Individual and population level inference about risk and burden of diabetes is often made using diagnostic tests that are imperfect and prone to misclassification error (i.e. false positives and negatives). These errors or biases are rarely accounted for and could lead to inappropriate clinical decisions, inefficient allocation of scarce resources, and poor planning of disease prevention and treatment interventions. The objective of this article is to describe how misclassification error due to imperfect diagnostic tests affects individual and population level inference, particularly involving the role of hemoglobin HbA1c in diagnosing Type 2 diabetes mellitus. An illustration of how disease prevalence, test sensitivity and specificity could be used by healthcare providers to inform individual level inference is also provided.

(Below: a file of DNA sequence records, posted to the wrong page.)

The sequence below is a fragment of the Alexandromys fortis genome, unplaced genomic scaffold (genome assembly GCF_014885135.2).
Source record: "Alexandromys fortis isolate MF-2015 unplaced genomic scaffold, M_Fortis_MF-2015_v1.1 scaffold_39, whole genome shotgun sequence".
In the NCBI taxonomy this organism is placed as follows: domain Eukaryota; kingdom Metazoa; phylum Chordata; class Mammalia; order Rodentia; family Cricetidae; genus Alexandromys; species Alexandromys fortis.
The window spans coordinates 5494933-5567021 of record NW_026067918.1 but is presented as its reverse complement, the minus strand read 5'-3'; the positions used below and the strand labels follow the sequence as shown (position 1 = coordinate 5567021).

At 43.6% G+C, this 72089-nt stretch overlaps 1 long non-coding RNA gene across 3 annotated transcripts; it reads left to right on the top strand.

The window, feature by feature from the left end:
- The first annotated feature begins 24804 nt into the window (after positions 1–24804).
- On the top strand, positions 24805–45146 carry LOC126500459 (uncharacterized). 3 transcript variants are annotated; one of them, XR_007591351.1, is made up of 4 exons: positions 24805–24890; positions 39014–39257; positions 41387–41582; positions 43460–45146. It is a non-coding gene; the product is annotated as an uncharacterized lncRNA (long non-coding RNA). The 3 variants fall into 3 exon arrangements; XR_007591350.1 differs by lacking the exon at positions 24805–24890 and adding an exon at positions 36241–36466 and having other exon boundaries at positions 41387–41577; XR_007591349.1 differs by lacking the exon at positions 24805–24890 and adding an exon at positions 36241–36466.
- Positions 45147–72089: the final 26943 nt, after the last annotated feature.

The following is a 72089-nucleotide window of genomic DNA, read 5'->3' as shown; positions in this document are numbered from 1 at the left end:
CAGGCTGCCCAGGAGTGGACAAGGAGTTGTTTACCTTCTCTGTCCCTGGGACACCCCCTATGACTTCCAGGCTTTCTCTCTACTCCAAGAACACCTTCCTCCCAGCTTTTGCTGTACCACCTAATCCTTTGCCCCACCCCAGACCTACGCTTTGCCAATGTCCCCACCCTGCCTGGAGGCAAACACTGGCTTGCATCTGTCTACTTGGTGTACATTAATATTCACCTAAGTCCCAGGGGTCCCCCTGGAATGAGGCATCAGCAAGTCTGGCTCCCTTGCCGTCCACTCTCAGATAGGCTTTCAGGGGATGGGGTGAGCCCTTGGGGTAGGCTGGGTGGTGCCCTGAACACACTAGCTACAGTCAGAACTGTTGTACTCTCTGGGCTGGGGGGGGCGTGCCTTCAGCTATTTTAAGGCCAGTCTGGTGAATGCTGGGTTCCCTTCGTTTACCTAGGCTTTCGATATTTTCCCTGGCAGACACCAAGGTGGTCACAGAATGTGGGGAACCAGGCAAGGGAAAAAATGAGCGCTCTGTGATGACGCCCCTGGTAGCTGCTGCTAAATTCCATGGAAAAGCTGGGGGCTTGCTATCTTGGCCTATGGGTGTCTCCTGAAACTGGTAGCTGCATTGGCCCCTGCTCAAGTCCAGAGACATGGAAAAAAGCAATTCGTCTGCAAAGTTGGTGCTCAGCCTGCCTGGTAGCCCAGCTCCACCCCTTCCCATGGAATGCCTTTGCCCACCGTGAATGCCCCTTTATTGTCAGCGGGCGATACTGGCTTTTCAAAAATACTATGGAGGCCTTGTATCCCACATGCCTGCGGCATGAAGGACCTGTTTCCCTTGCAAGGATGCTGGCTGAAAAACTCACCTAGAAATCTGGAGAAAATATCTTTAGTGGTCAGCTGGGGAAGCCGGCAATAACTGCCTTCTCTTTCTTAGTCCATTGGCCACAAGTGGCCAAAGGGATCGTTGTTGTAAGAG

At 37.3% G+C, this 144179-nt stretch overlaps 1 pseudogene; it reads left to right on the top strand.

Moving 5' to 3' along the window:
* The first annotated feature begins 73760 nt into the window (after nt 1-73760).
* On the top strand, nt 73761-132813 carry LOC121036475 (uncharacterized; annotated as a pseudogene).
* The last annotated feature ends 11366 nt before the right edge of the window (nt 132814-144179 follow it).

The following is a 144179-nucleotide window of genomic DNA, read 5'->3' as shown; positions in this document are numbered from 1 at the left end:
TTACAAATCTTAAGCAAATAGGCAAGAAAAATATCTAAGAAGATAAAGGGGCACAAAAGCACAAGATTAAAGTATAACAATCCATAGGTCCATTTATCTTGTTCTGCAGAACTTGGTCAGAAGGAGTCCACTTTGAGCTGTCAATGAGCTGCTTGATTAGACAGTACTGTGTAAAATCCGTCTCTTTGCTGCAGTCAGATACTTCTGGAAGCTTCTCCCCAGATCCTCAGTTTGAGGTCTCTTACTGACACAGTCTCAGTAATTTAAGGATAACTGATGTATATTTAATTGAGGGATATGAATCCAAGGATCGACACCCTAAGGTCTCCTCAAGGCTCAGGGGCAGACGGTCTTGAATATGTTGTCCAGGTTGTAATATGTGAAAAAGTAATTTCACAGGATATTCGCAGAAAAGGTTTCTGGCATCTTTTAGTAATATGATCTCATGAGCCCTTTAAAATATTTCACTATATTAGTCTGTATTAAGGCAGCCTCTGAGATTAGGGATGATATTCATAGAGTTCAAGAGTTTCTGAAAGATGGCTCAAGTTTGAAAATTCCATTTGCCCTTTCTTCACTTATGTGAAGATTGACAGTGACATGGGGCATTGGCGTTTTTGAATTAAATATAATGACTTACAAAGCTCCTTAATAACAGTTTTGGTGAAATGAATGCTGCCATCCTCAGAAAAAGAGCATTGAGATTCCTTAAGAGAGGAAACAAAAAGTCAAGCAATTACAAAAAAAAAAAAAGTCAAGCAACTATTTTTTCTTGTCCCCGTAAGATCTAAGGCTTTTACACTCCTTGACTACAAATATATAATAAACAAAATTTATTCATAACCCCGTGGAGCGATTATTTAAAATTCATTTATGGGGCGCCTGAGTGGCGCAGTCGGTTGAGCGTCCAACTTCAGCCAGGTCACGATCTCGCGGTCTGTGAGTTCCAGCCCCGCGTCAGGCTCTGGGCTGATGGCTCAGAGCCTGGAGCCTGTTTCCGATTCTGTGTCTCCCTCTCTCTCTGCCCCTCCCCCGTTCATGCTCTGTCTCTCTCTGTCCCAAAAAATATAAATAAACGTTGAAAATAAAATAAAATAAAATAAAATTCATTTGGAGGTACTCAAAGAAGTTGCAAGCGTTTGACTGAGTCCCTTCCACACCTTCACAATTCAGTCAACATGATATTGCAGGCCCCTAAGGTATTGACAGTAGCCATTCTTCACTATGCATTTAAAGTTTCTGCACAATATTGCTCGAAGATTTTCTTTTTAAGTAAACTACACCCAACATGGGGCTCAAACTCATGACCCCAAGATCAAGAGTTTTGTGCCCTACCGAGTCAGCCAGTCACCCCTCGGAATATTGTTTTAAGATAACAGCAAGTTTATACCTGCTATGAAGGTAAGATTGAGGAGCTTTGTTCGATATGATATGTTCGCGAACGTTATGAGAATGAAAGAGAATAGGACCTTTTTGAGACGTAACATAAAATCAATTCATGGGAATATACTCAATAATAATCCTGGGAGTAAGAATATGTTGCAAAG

|Original language||English (US)|
|Journal||Current Diabetes Reviews|
|State||E-pub ahead of print - Nov 29 2016|
- Journal Article